A close - what ending could there ever be for Roomcarnage? A fortress I swore would crumble to its end in time for me to enjoy into the upcoming new release? A thousand times I have hopefully anticipated its end, only to be disappointed. And while I have enjoyed the new releases, I cannot be said to have played them - certainly not with the level of devotion and attention and abandon which I prefer to give to Dwarf Fortress. A portion of my soul is ever claimed - gripped by cold fingers and fixed by violet eyes. Until I have freed myself from the clutches of this narrative, I have come to realize, I will only be able to dabble with other fortresses. Roomcarnage - my albatross.

And so, I have sought an end.

Years ago, the dwarves discovered an ancient demonic fortress at the base of the map. The initial assault went poorly, but since then a trap has been constructed, and many demons have been successfully captured in cages. Free demons still lurk in the area, preventing the dwarves from claiming the trapped fiends, but it is a good start.

This is the final prize, the last test of the dwarves of the Momentous Dye, a fittingly traditional victory condition in a game without victories: conquering hell.

For now, I am content to wait, and to watch how the remaining demons behave. I am not so optimistic to hope that they simply flee the citadel on their own accord, but I decide to give them the opportunity to do so anyway. My decision is not unfounded - the last time the dwarves pushed into the fortress, many demons took the opportunity to exit the map.

Ensuring that there is clear path from the interior of the slade structure to the edge of the map outside - and that there is no passage leading to the dwarves - I allow time to pass, and simply watch how the demons behave.

Two years scrape by before I remember about Cerol's memorial. Oops.

Sorry, Cerol. I place the planter's memorial in an alcove within the enclosed passageway, at the base of the slade citadel.

All 75 years of Cerol Viperbrass' life has been spent here, in Roomcarnage. She was still a child when the caravans stopped coming. There has been no other world - the narrow tunnels of this fortress, hewn from igneous stone, are all she has ever known.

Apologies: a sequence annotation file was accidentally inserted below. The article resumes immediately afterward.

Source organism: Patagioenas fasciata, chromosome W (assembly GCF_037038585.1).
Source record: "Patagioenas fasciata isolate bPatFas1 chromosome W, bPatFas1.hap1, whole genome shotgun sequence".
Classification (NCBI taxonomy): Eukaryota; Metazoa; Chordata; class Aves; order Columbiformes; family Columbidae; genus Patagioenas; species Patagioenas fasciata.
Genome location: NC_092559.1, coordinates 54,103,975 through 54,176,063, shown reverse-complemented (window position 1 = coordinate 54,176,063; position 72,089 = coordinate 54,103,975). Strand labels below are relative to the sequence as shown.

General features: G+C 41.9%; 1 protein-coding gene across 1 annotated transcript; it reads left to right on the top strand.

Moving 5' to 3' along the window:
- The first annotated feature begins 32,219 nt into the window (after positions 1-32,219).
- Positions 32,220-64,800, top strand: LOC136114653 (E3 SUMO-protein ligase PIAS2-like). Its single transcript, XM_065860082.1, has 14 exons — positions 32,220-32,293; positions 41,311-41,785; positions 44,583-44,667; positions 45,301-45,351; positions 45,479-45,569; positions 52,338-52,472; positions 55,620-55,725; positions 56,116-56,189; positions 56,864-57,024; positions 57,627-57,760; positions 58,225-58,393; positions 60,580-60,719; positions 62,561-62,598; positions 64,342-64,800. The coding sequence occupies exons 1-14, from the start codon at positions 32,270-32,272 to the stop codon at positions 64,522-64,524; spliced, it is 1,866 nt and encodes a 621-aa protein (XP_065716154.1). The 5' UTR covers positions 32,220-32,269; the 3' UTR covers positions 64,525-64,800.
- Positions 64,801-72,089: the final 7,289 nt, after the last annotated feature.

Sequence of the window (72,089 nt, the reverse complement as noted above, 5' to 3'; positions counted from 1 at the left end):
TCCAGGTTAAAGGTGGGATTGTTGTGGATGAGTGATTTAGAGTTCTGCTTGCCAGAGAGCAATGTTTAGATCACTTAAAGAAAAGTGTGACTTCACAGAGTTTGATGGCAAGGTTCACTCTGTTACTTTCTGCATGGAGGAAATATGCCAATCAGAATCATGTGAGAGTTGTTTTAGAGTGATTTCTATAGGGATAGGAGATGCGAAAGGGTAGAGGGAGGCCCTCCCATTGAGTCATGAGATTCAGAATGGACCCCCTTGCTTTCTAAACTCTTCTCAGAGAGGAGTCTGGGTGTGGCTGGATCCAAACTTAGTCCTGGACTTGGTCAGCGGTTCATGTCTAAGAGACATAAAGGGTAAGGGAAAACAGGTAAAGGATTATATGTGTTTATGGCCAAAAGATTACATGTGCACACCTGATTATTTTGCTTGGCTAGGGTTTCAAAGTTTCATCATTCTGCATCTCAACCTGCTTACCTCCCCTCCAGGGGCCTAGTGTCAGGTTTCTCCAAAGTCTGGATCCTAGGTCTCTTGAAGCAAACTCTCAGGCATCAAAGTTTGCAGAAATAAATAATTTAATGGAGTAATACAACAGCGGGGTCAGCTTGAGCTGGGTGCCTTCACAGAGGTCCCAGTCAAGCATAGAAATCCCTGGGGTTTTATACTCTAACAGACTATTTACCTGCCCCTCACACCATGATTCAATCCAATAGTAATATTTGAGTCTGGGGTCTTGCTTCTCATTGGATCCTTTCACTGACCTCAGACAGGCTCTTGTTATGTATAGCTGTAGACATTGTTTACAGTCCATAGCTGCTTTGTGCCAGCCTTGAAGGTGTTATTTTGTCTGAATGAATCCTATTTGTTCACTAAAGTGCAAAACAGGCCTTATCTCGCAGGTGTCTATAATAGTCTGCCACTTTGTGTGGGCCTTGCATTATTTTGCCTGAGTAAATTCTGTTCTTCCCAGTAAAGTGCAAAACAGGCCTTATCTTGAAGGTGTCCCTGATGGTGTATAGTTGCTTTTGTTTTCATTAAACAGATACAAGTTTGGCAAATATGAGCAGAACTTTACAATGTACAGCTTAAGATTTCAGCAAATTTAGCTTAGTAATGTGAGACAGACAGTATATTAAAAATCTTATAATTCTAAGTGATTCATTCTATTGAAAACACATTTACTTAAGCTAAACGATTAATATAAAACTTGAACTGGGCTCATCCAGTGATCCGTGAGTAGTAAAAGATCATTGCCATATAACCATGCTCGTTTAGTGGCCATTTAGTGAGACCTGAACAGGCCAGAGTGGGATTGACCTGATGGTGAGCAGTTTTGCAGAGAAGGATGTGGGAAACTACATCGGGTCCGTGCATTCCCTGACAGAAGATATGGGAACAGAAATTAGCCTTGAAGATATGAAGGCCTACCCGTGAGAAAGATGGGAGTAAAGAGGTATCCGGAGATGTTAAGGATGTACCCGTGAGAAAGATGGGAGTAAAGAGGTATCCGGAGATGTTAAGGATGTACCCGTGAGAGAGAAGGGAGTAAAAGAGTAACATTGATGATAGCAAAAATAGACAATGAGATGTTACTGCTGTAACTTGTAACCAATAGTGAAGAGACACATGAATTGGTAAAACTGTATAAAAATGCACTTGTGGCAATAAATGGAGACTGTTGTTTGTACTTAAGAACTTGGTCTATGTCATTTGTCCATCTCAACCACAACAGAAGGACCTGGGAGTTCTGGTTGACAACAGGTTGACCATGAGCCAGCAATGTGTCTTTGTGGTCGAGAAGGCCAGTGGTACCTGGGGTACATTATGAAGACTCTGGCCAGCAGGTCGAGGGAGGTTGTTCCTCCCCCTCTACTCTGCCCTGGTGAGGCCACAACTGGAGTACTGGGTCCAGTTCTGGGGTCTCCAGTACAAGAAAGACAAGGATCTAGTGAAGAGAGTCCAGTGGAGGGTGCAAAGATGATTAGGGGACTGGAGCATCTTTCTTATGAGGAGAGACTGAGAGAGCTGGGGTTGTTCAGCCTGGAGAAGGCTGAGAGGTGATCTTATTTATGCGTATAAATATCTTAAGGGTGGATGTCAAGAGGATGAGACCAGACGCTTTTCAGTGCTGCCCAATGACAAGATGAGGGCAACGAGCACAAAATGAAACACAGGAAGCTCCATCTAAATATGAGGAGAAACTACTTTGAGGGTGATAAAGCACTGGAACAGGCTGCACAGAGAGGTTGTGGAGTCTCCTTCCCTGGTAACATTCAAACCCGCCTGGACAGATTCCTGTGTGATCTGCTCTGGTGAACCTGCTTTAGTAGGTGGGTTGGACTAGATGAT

Now, she is united with limestone.

I return my attention to the task at hand - that is, simply watching the demons move back and forth. I notice trends - individual fiends dive down corridors, seemingly making an escape, only to dance back the way they came. It is frustrating, but I remain determined to wait - along some sort of time scale, surely, there will be some difference in behavior that spurs the demons outward.

My expectation is rewarded, as it often is, in the worst way possible.

It happens one morning, as I boot up the game, antipating another long day of Dwarf Fortress. I load Roomcarnage, I unpause, the game runs for a couple of seconds, and then -

Error. The window flashes grey for a moment before the program closes.

I can already feel my stomach twisting into knots as I double click the .exe file again. No. No, no, no.

I unpause. Crash.

I do everything I can to improve my computer's performance - I close all other apps, turn on airplane mode, and overclock my CPU. I turn off temperature and weather and everything else in the game settings. I use dfhack to slay thousands of undead creatures. I uninstall dfhack and run the game on a clean, new version of DF. Nothing seems to work.

Desperate, I return to past seasonal autosaves, but to my horror many of these appear to be broken as well. To find a save file that opens without immediately crashing, I am forced to go as far back as 1278 - prior to the beginning of this chapter. It's only four years - about four days of play time - and I throw myself back into it, re-recording the last few years up to the same point. I'm able to play up to and pass beyond the date I reached previously, but after I save the game and try to boot it back up, the result is the same - all of the saves, going back to around 1280, crash immediately upon unpausing. I consider going back and trying again, with a different combination of changes to the settings - but it doesn't matter. The crash looms large and inpenetrable, a wall of unfun technical problems. Even the most careless accident, the most deliberate self-destruction would be preferable to the dispiriting fate of a fortress stymied by a predictable crash.

I could ask for help - but who would know, or care, to help diagnose (let alone solve) a crash in a version of the game that was out-of-date nine years ago?

I am devastated. After weeks of throwing myself against the wall, I give up, and concede defeat. The story is over, and in the most disappointing way possible.

It was inevitable.

continued in part two...